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Richard Haighton, born in 1825 the son of a tinplate maker, and his wife Susannah started a small foundry at Brick Croft in his hometown of Colne in Lancashire in the late 1840’s.
In 1864 he moved down the valley to Nelson and started the Walverdon foundry with Francis Helm employing eight men and four boys and producing a range of utility iron products such as lamp stands and stoves.
Frank Helm left the partner ship in 1867 to start a business of his own.
By the time of Richard’s death in 1878, the foundry had grown into a substantial operation.
Susannah born in Thornton-in-Craven in 1830, took over the running of the firm until her sons, William, John, Albert and Richard (junior), were old enough to take over as Haighton Brothers, Ironmongers of 4 Nelson Street and Iron founders operating out of the Walverdon works.
With the formation in 1894 of Richard Haighton Ltd and the Vulcan Iron Works off the Leeds Road, Nelson, the firm had established itself as one of prime movers in Nelson, developing land, building the 14 houses in Vulcan street and the Bankfield cotton mill.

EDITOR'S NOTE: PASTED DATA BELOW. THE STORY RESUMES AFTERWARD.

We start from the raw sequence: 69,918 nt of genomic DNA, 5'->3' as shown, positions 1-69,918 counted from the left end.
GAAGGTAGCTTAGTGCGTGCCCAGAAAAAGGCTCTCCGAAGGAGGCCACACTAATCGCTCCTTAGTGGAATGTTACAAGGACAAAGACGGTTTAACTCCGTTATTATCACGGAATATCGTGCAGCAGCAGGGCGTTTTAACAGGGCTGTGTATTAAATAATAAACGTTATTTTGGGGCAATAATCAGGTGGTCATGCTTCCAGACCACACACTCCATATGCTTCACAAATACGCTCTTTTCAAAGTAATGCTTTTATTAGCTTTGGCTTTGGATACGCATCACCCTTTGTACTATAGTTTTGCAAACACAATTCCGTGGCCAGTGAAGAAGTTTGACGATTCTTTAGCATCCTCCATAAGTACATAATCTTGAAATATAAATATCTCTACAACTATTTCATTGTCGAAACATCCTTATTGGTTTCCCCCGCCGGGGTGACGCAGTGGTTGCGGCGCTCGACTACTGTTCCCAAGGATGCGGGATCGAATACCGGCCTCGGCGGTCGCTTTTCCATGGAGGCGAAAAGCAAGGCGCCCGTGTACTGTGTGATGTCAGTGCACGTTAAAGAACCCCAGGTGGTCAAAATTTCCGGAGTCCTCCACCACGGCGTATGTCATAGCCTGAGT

By the turn of the century, the foundry business had done very well; its owners had moved to prestigious addresses in Nelson and the surrounding area, William, the eldest, becoming a local councilor . Richard and Clara, were able to employ a domestic servant.
In 1901 William Haighton and James Cornes patented a combined range and domestic boiler that would become the mainstay of the foundry for many years to come.
A new company Cornes and Haighton was formed with James Cornes and patented domestic heating ideas.
By 1904, 98 people were employed at the Vulcan foundry site, 50 in the moulding shop, and 15 in the fitting shop.
The building boom at the end of Great War opened up new opportunities for the foundry. Their domestic fire grates and cookers were in great demand.